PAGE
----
Pants are already fitting a bit tight. I can’t escape Mariah Carey (like I want to anyway, amirite?). And cuffing season is upon us. Holidays are here folks! Outside of the actual super bowl, this time of year is like the super bowl for advertisers. Plenty of people have picked up on the contradiction of Black Friday – fighting each other for stuff the day after we give thanks for what we have. It’s tricky to walk the line between evoking a sense of community, family, and generosity while trying to sell things we don’t need. And to try to figure out unique approaches each and every year? Sheeeeesh. One company has the cojones to diverge from the DEALS DEAL DEALS approach. Maybe you’ve seen your friends using the hashtag #optoutside with a (staged) candid picture of them casually looking over a mountain side? This campaign was started by REI in 2015. The outdoor outfitter shut down their stores on Black Friday and Thanksgiving asking people to enjoy family, friends, and the outdoors instead. Pretty bold move given the amount of holiday shopping happening on that one day, but its a smart move. Much like Patagonia, REI is very cognizant of how over-consumption contributes to our environmental problems. They realized that declaring they are a responsible company, but contributing to a holiday that promotes overindulgence would be hypocritical. And it doesn’t hurt they get free publicity through the stunt every year. Check out this video featuring photos and videos from participants that used the hashtag. My favorite part of this content is its omission of Black Friday. After 2 years, I’m guessing that was a move to distance the campaign from why it started in the first place to create a lasting movement.
And this year, they took it a step further. Part of the reason I moved to Oregon from NYC was to have more access to the outdoors. Sometimes, without a car, I felt trapped in all the concrete. REI must have taken note of the people the movement could be excluding, and realized the opportunity in a large, populated city. They partnered with Lyft to provide $10 off rides to national parks around major cities like Portland and Washington DC. Surprisingly, the first I heard of this was through research for this post. Lyft promoted it on social media, but I haven’t seen any mention of it on REI’s end. Perhaps Lyft wanted control over that promotion? Either way, I think there was major opportunity to cross promote this partnership that may have been missed. It will be interesting to see if it continues next year.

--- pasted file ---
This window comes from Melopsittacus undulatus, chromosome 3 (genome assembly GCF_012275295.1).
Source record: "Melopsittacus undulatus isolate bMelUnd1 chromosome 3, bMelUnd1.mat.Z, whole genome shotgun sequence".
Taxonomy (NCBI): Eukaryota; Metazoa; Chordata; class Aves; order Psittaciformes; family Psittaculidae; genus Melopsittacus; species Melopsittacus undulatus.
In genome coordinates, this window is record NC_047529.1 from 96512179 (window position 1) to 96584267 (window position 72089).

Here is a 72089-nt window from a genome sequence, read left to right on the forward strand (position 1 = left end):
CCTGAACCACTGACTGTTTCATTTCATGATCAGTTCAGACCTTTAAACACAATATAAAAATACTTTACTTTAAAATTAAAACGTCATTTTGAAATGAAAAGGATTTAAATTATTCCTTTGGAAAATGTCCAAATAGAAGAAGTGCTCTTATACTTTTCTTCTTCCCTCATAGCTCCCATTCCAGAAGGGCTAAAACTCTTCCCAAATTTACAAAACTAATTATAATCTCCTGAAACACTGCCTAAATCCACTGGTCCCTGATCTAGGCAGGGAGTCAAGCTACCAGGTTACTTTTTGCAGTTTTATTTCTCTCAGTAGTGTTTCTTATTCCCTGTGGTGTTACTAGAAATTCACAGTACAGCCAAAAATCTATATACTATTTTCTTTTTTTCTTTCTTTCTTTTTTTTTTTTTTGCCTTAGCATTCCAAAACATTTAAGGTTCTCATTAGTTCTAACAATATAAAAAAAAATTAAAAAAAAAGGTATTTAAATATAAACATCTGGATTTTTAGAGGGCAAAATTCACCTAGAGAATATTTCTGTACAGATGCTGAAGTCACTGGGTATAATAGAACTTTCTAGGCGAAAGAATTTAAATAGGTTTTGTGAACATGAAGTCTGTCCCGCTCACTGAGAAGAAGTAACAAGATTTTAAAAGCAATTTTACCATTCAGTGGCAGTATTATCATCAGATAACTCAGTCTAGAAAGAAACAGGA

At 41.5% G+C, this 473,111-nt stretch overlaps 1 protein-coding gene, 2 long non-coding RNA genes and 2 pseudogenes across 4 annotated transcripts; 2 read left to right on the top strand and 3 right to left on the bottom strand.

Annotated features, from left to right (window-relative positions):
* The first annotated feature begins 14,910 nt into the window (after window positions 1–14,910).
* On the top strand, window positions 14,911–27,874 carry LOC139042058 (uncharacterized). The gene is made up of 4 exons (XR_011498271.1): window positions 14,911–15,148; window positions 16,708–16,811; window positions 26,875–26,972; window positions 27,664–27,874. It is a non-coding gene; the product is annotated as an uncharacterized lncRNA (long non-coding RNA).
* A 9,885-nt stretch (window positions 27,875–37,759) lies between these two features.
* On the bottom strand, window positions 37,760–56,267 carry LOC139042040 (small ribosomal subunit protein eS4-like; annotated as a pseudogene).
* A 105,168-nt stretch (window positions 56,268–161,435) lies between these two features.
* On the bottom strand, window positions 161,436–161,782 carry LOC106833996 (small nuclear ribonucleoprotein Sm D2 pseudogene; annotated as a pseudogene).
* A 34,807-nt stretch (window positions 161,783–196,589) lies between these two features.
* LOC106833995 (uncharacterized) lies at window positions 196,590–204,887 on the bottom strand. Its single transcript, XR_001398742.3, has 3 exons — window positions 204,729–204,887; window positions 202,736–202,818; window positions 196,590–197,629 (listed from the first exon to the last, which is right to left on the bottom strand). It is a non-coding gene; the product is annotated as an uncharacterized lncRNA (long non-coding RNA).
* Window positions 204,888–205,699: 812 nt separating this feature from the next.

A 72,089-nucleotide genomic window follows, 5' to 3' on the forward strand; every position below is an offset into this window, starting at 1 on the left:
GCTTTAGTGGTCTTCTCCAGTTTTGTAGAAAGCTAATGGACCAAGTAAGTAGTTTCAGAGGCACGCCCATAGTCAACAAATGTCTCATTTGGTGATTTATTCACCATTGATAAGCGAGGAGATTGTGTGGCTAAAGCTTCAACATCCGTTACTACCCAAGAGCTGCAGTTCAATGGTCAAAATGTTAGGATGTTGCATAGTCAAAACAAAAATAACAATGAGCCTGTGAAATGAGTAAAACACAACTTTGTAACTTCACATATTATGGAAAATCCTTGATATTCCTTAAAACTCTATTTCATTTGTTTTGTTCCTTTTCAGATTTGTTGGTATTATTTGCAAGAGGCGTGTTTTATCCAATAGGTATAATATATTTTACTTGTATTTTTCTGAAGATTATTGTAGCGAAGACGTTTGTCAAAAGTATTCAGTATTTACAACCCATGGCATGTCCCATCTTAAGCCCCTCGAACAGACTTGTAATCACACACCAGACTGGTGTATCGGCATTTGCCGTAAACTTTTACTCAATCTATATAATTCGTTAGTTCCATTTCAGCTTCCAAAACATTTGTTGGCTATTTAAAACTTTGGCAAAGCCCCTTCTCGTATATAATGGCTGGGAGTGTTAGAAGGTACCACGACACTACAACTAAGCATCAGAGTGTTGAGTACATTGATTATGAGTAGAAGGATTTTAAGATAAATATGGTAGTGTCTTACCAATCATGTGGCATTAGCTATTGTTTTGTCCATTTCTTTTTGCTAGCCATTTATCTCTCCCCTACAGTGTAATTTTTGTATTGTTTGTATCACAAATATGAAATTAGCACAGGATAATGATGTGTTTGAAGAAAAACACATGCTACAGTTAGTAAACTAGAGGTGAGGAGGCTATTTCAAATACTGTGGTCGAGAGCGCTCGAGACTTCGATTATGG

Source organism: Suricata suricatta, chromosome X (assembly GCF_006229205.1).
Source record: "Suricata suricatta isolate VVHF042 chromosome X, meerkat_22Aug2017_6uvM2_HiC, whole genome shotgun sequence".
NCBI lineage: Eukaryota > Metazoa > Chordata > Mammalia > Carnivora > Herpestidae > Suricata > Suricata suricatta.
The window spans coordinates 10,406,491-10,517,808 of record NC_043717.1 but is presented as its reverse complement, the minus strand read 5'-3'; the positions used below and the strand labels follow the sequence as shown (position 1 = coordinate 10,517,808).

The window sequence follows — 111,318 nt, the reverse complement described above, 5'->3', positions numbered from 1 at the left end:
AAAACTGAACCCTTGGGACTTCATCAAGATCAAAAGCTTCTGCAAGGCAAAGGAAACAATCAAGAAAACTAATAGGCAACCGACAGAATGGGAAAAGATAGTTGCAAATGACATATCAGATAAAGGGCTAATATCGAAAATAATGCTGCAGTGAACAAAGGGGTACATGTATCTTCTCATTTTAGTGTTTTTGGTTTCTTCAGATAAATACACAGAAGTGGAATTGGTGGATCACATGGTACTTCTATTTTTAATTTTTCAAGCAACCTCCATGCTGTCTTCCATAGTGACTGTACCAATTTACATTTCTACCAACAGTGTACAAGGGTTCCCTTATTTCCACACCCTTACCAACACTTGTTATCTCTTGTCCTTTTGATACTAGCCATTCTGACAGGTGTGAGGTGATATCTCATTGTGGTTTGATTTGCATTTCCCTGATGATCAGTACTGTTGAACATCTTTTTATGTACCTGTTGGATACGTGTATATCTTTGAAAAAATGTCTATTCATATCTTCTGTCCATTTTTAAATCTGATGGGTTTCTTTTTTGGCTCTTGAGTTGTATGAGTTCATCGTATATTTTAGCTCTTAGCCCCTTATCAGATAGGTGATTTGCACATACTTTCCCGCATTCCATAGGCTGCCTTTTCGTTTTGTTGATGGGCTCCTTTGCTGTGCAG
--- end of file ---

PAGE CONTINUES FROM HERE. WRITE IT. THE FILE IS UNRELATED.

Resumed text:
Although a few companies have followed suit by closing on Thanksgiving Day, such as T.J. Maxx and Costco, none (I’ve seen at least) have followed in REI’s footsteps by closing on Black Friday. However, I would argue there are very few major retail companies that this strategy would make sense for. The REIs and Patagonias of the world have a deep appreciation of nature baked into their mission that makes this move a good business decision. I’m afraid mimicking the movement REI created would only dilute its message meant to be perpetuated by ordinary people. If other companies are looking for bold, thought-provoking campaigns such as this, they should examine their mission and decide how they can create a movement that reinforces their own values.